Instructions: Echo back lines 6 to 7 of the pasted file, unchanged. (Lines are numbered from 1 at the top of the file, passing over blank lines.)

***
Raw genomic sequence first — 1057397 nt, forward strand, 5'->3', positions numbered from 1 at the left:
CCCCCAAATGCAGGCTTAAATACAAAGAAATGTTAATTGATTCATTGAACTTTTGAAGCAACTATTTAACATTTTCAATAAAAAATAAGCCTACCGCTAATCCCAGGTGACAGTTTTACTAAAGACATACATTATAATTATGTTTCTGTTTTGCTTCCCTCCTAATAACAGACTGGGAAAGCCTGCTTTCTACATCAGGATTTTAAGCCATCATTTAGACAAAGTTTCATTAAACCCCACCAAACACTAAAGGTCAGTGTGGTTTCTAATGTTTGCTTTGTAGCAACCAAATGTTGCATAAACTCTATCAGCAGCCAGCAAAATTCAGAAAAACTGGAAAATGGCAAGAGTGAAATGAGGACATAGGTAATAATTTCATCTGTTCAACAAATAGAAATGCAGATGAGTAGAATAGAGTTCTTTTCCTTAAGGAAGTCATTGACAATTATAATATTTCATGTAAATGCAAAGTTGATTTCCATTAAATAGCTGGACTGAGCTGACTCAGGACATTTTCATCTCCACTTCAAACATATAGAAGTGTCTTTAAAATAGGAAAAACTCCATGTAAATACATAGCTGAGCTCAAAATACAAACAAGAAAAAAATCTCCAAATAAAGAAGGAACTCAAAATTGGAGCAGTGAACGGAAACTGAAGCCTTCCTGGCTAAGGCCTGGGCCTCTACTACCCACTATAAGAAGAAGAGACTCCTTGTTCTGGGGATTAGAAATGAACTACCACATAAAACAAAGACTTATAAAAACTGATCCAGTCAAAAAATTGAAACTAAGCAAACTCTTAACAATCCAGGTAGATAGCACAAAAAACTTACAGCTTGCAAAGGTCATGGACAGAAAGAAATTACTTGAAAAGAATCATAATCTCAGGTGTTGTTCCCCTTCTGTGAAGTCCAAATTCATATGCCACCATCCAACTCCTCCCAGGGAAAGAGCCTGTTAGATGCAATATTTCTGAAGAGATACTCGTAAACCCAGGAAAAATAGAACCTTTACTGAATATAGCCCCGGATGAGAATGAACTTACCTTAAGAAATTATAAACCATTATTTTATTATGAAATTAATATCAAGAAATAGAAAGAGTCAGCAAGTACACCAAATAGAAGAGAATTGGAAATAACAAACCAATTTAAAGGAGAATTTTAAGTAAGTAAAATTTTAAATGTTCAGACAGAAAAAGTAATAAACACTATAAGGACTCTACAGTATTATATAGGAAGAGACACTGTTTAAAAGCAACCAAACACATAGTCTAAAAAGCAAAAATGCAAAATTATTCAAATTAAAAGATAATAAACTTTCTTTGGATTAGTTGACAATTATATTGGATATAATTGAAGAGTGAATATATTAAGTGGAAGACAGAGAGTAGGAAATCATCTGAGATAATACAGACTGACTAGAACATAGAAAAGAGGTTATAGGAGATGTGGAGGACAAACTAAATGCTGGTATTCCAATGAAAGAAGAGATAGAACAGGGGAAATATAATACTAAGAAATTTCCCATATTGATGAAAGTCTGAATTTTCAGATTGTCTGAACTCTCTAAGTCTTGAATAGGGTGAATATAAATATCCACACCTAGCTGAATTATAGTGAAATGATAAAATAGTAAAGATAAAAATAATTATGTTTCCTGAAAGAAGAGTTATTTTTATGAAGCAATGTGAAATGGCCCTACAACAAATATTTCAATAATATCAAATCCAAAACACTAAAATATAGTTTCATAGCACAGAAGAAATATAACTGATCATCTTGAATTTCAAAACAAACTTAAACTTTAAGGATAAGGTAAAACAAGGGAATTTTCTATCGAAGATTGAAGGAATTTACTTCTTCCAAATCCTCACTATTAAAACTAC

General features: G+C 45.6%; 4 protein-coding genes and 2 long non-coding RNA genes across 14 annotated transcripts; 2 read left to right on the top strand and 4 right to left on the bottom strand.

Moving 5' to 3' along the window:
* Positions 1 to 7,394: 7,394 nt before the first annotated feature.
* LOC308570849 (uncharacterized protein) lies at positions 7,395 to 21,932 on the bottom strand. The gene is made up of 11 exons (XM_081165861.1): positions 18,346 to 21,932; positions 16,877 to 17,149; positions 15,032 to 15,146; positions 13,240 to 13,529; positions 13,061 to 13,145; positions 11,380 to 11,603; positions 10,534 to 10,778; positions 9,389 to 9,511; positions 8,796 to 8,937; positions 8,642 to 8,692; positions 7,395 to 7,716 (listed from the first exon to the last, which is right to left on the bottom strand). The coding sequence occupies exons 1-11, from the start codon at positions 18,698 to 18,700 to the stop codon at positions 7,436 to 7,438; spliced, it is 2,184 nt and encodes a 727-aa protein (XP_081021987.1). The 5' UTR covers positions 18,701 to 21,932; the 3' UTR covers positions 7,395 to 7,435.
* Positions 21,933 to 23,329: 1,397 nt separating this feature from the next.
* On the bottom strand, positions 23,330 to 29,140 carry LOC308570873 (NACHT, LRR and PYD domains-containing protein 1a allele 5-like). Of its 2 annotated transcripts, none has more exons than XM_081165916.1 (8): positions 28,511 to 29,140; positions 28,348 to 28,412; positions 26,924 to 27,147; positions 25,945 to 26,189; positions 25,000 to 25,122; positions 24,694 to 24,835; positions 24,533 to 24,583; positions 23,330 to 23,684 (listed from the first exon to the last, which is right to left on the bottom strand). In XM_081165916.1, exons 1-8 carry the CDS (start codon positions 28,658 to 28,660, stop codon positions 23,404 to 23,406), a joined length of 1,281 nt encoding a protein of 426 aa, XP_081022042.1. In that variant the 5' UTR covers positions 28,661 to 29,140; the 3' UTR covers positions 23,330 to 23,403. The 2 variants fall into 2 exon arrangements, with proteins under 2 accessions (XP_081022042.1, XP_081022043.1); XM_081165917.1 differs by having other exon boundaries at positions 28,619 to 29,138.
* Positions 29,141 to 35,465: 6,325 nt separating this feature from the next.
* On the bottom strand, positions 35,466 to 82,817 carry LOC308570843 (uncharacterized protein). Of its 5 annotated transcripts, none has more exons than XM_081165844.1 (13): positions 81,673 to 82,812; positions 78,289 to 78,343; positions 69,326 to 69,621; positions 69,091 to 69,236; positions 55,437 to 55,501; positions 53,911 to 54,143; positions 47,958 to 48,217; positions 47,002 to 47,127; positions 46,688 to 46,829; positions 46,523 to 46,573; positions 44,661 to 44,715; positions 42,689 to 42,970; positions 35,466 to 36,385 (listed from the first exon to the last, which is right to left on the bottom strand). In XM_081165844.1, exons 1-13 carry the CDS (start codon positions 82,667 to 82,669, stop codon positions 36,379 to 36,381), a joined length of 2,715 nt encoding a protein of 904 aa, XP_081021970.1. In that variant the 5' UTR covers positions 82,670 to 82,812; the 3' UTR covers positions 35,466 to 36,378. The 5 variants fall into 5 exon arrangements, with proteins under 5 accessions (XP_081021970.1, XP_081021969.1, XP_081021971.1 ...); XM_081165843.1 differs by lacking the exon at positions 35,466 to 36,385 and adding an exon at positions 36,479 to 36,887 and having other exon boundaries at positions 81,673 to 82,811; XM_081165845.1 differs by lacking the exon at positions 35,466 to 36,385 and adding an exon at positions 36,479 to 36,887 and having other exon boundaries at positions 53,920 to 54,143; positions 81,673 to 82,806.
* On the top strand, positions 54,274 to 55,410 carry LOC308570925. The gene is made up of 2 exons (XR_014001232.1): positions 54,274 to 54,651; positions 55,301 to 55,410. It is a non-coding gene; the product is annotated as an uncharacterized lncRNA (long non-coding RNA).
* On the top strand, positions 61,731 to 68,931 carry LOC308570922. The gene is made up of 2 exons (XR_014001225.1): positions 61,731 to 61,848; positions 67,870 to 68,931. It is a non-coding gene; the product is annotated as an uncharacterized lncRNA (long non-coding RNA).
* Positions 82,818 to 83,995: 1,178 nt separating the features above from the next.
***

* LOC308570849 (uncharacterized protein) lies at positions 7,395 to 21,932 on the bottom strand. The gene is made up of 11 exons (XM_081165861.1): positions 18,346 to 21,932; positions 16,877 to 17,149; positions 15,032 to 15,146; positions 13,240 to 13,529; positions 13,061 to 13,145; positions 11,380 to 11,603; positions 10,534 to 10,778; positions 9,389 to 9,511; positions 8,796 to 8,937; positions 8,642 to 8,692; positions 7,395 to 7,716 (listed from the first exon to the last, which is right to left on the bottom strand). The coding sequence occupies exons 1-11, from the start codon at positions 18,698 to 18,700 to the stop codon at positions 7,436 to 7,438; spliced, it is 2,184 nt and encodes a 727-aa protein (XP_081021987.1). The 5' UTR covers positions 18,701 to 21,932; the 3' UTR covers positions 7,395 to 7,435.
* Positions 21,933 to 23,329: 1,397 nt separating this feature from the next.